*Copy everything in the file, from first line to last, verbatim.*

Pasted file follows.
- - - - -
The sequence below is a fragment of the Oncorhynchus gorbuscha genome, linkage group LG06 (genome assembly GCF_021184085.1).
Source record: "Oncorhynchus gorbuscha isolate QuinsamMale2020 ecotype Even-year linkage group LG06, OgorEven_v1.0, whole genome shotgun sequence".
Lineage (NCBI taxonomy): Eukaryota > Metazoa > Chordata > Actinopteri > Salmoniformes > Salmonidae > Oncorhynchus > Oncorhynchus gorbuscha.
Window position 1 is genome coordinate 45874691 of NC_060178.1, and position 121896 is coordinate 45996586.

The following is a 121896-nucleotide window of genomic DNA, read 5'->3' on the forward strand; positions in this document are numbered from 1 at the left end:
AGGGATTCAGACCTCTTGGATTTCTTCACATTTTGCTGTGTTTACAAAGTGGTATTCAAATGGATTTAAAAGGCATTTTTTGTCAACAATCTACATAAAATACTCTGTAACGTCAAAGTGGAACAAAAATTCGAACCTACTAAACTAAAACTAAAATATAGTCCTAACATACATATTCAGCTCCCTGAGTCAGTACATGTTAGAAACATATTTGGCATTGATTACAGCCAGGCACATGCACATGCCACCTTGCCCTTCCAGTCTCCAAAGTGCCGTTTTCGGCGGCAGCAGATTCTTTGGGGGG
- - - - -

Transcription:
The sequence below is a fragment of the Oncorhynchus gorbuscha genome, linkage group LG06 (genome assembly GCF_021184085.1).
Source record: "Oncorhynchus gorbuscha isolate QuinsamMale2020 ecotype Even-year linkage group LG06, OgorEven_v1.0, whole genome shotgun sequence".
Lineage (NCBI taxonomy): Eukaryota > Metazoa > Chordata > Actinopteri > Salmoniformes > Salmonidae > Oncorhynchus > Oncorhynchus gorbuscha.
Window position 1 is genome coordinate 45874691 of NC_060178.1, and position 121896 is coordinate 45996586.

The following is a 121896-nucleotide window of genomic DNA, read 5'->3' on the forward strand; positions in this document are numbered from 1 at the left end:
AGGGATTCAGACCTCTTGGATTTCTTCACATTTTGCTGTGTTTACAAAGTGGTATTCAAATGGATTTAAAAGGCATTTTTTGTCAACAATCTACATAAAATACTCTGTAACGTCAAAGTGGAACAAAAATTCGAACCTACTAAACTAAAACTAAAATATAGTCCTAACATACATATTCAGCTCCCTGAGTCAGTACATGTTAGAAACATATTTGGCATTGATTACAGCCAGGCACATGCACATGCCACCTTGCCCTTCCAGTCTCCAAAGTGCCGTTTTCGGCGGCAGCAGATTCTTTGGGGGG